Armed with this scientific background and scoffing interpretation of the myth, I walked fearlessly past the fuzzy cacti all around me. Never gave a thought to the silly idea that they might jump out at me.
I had stopped along State Route 78 somewhere, not at a marked trail, to get a closer look at something. I had walked some distance from the car, maybe a hundred feet or so, and was approaching the object of interest.
Something slammed into the back of my left leg just below the knee. Sparks of pain shot up my leg. Quicker than I could make a conscious decision about the matter, I lost all interest in whatever I was looking for and I decided instead to see what was happening to my leg.
A bud branch of a teddy bear cholla was stuck to the back of my leg, about two thirds of the way from my ankle to my knee. The spines had passed through my jeans and deep into my calf muscle, stapling my pants to my leg.
I took hold of the cloth on either side of the cactus and pulled it away from my leg. Didn't help much, because now some of the spines were still stuck into my leg, but inside my pants. And the bud was still there on my pants, ready to stick more spines into me if I let it fall back against my leg.
I picked up two rocks to grip the cactus and pull it off my pants. (Just try to find a stick in the desert when you want one!) The situation was improving somewhat. Now I could take hold of each spine that remained in my pants and pull them out.
That process complete, I carefully pulled my pant-leg up to my knee, trying not to drive the remaining spines even deeper into my leg.
(By the way, I have a source that says the spines are about an inch to an inch and a half long. Hah! I would realistically call it two-and-a-half to three inches.)
Now I began pulling the spines out of my leg. There were probably nearly twenty of them. Most of them were just barely stuck into the skin, but a half-dozen or so had penetrated more than an inch, and at least one was more than an inch and a half into my flesh.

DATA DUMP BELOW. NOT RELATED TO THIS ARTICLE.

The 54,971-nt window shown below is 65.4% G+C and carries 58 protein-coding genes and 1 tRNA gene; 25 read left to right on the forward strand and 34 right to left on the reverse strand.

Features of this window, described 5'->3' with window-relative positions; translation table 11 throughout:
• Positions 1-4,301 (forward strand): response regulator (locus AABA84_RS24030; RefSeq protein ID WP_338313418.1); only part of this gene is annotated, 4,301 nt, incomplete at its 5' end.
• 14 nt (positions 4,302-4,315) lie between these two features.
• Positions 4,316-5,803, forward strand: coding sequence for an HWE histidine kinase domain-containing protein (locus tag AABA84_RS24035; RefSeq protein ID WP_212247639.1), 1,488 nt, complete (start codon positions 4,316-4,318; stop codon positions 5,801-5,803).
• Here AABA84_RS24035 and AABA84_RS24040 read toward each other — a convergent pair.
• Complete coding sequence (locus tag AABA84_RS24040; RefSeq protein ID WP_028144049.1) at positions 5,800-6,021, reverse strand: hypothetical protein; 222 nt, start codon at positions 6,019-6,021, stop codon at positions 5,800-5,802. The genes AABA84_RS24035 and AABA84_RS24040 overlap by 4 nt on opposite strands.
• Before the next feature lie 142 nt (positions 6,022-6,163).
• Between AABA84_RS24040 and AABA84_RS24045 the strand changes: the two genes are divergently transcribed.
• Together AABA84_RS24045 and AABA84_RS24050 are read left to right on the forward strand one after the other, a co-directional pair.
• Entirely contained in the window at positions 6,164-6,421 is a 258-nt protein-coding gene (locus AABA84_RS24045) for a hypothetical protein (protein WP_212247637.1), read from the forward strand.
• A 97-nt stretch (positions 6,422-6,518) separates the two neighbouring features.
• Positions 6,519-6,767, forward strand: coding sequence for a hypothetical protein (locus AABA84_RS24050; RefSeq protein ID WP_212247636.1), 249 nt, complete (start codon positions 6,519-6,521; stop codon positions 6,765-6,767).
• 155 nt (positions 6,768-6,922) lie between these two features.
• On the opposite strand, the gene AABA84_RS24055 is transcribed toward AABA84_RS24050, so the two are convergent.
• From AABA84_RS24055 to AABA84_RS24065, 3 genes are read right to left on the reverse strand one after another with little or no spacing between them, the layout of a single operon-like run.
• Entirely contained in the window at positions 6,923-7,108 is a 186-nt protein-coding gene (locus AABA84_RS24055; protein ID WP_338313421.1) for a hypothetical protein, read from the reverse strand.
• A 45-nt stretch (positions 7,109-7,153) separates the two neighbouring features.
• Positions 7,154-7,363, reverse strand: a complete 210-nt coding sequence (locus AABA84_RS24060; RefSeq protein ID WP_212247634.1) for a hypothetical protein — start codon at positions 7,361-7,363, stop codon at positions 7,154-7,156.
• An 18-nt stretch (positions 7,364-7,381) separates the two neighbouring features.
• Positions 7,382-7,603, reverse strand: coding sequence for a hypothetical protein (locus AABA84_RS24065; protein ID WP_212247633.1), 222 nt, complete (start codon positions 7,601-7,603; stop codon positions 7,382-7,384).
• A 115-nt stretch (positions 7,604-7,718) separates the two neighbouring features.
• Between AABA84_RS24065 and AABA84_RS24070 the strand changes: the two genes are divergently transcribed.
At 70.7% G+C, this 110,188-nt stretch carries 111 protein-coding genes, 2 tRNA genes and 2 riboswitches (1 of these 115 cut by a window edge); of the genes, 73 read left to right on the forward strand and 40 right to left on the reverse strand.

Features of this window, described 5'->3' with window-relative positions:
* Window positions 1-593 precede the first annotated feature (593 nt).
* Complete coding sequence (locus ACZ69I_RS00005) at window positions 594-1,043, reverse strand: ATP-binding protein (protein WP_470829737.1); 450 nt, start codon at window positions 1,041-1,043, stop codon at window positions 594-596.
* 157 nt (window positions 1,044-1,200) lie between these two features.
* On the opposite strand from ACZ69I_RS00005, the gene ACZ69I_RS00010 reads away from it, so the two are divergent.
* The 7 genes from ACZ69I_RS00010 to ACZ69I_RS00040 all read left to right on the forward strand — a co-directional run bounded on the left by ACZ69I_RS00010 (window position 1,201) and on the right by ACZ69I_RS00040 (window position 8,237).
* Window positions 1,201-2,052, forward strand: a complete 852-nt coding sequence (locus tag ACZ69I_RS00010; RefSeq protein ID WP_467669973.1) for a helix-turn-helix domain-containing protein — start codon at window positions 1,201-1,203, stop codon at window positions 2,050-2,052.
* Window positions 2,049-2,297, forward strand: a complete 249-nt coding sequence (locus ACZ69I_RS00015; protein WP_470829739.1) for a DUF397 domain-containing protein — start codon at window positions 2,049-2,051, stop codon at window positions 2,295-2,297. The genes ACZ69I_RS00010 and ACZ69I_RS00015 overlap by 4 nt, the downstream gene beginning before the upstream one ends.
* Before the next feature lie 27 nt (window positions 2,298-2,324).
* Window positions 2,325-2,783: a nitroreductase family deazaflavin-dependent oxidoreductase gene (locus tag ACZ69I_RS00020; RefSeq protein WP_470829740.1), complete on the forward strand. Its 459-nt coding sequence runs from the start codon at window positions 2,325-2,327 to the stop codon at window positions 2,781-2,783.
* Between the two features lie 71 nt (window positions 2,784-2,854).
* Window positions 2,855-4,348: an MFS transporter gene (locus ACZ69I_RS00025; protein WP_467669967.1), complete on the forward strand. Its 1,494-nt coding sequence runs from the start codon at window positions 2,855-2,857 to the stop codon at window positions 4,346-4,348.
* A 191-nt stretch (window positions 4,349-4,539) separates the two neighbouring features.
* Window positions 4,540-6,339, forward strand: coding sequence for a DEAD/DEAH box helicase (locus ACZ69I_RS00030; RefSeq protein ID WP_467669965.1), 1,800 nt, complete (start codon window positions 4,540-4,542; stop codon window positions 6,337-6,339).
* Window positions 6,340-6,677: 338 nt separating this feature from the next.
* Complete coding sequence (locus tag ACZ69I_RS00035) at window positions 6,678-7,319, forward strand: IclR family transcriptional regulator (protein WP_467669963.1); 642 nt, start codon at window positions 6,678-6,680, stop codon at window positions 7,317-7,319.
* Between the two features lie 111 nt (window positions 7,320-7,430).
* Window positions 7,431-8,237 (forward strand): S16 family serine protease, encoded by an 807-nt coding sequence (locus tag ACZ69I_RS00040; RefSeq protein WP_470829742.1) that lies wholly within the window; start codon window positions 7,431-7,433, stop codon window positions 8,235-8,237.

There was surprisingly little blood in all this. The spines are as fine as sewing needles, and even though the entire teddy bear assault was very painful, each individual spine created a tiny, clean wound that closed up immediately as I withdrew the spine. I suppose it's somewhat like acupuncture without the "acu" part. Only one of the spines drew blood, being followed by a single drop of blood as I pulled it out.
I had helped to transport that bud branch a few feet away from its parent, but it didn't occur to me at the time to congratulate myself on contributing to the propagation of a species.
How had that bud branch stapled itself to my leg, more than a foot above the ground, and from behind?
I didn't believe it, but I could readily see how someone might believe that it had jumped off the ground, or that its parent plant had thrown it at me when it saw that I had passed.
Almost immediately after I started to think about it, I suspected the real answer, and an examination of my right shoe provided conclusive evidence. I had stepped right next to a bud branch that was lying on the ground, and it had stuck to the left side of my right shoe, as a couple of spines in my shoe confirmed. Then, with my next step, I had raised the branch off the ground and slammed it into the back of my left leg.
I had learned. Oh, had I learned!
So there I was, a hundred feet from my car, surrounded by menacing monsters disguised as harmless teddy bears! Now I knew that their outstretched fuzzy arms were just a diversion. The real danger - and it most certainly was a real danger - lay on the ground around them.
From that instant, and in all my subsequent hikes in the desert, I walk with great caution whenever there are teddy bear chollas in sight. And in Anza-Borrego Desert State Park, there are always teddy bear chollas in sight!